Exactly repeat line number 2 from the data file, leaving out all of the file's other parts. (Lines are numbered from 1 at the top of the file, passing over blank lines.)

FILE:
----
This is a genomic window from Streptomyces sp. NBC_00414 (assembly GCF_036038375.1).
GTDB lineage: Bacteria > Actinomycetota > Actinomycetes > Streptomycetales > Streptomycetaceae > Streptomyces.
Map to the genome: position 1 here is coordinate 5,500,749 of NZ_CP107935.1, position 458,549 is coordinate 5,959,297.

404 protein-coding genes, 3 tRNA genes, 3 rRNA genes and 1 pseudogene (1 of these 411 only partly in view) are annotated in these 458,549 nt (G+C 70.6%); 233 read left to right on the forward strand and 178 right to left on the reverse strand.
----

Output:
GTDB lineage: Bacteria > Actinomycetota > Actinomycetes > Streptomycetales > Streptomycetaceae > Streptomyces.